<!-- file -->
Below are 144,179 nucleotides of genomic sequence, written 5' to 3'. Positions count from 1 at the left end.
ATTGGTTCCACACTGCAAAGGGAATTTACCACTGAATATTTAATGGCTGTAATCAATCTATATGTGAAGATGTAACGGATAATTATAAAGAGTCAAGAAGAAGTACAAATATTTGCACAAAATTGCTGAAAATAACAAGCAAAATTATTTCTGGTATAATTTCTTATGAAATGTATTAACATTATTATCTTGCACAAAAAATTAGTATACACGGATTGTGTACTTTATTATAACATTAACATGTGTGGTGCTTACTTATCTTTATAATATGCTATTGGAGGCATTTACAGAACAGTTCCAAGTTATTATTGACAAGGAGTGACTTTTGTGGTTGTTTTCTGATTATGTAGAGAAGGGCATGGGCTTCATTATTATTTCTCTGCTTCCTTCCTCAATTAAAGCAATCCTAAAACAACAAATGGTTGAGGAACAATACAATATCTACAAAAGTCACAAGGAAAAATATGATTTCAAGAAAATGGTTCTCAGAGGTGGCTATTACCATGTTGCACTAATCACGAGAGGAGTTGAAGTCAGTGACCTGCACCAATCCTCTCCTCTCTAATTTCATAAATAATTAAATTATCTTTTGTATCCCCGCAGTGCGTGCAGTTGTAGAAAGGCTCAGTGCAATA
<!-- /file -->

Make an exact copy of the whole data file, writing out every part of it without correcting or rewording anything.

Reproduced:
Below are 144,179 nucleotides of genomic sequence, written 5' to 3'. Positions count from 1 at the left end.
ATTGGTTCCACACTGCAAAGGGAATTTACCACTGAATATTTAATGGCTGTAATCAATCTATATGTGAAGATGTAACGGATAATTATAAAGAGTCAAGAAGAAGTACAAATATTTGCACAAAATTGCTGAAAATAACAAGCAAAATTATTTCTGGTATAATTTCTTATGAAATGTATTAACATTATTATCTTGCACAAAAAATTAGTATACACGGATTGTGTACTTTATTATAACATTAACATGTGTGGTGCTTACTTATCTTTATAATATGCTATTGGAGGCATTTACAGAACAGTTCCAAGTTATTATTGACAAGGAGTGACTTTTGTGGTTGTTTTCTGATTATGTAGAGAAGGGCATGGGCTTCATTATTATTTCTCTGCTTCCTTCCTCAATTAAAGCAATCCTAAAACAACAAATGGTTGAGGAACAATACAATATCTACAAAAGTCACAAGGAAAAATATGATTTCAAGAAAATGGTTCTCAGAGGTGGCTATTACCATGTTGCACTAATCACGAGAGGAGTTGAAGTCAGTGACCTGCACCAATCCTCTCCTCTCTAATTTCATAAATAATTAAATTATCTTTTGTATCCCCGCAGTGCGTGCAGTTGTAGAAAGGCTCAGTGCAATA